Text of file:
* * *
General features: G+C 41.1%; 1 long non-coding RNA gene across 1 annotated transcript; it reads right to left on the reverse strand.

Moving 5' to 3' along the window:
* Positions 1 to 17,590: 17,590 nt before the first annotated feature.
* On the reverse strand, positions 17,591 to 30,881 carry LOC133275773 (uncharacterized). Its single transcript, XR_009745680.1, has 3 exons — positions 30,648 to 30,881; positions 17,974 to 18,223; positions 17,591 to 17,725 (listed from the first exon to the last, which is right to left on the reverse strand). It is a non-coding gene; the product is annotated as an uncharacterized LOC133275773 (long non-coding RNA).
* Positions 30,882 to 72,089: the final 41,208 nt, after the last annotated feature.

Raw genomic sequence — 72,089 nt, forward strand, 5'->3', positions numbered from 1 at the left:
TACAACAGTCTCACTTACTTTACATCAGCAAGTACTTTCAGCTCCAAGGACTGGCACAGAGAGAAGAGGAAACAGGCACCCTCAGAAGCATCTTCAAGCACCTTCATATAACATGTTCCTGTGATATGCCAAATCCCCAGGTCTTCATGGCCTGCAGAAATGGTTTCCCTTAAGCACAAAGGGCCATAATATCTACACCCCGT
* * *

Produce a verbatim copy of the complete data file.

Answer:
General features: G+C 41.1%; 1 long non-coding RNA gene across 1 annotated transcript; it reads right to left on the reverse strand.

Moving 5' to 3' along the window:
* Positions 1 to 17,590: 17,590 nt before the first annotated feature.
* On the reverse strand, positions 17,591 to 30,881 carry LOC133275773 (uncharacterized). Its single transcript, XR_009745680.1, has 3 exons — positions 30,648 to 30,881; positions 17,974 to 18,223; positions 17,591 to 17,725 (listed from the first exon to the last, which is right to left on the reverse strand). It is a non-coding gene; the product is annotated as an uncharacterized LOC133275773 (long non-coding RNA).
* Positions 30,882 to 72,089: the final 41,208 nt, after the last annotated feature.

Raw genomic sequence — 72,089 nt, forward strand, 5'->3', positions numbered from 1 at the left:
TACAACAGTCTCACTTACTTTACATCAGCAAGTACTTTCAGCTCCAAGGACTGGCACAGAGAGAAGAGGAAACAGGCACCCTCAGAAGCATCTTCAAGCACCTTCATATAACATGTTCCTGTGATATGCCAAATCCCCAGGTCTTCATGGCCTGCAGAAATGGTTTCCCTTAAGCACAAAGGGCCATAATATCTACACCCCGT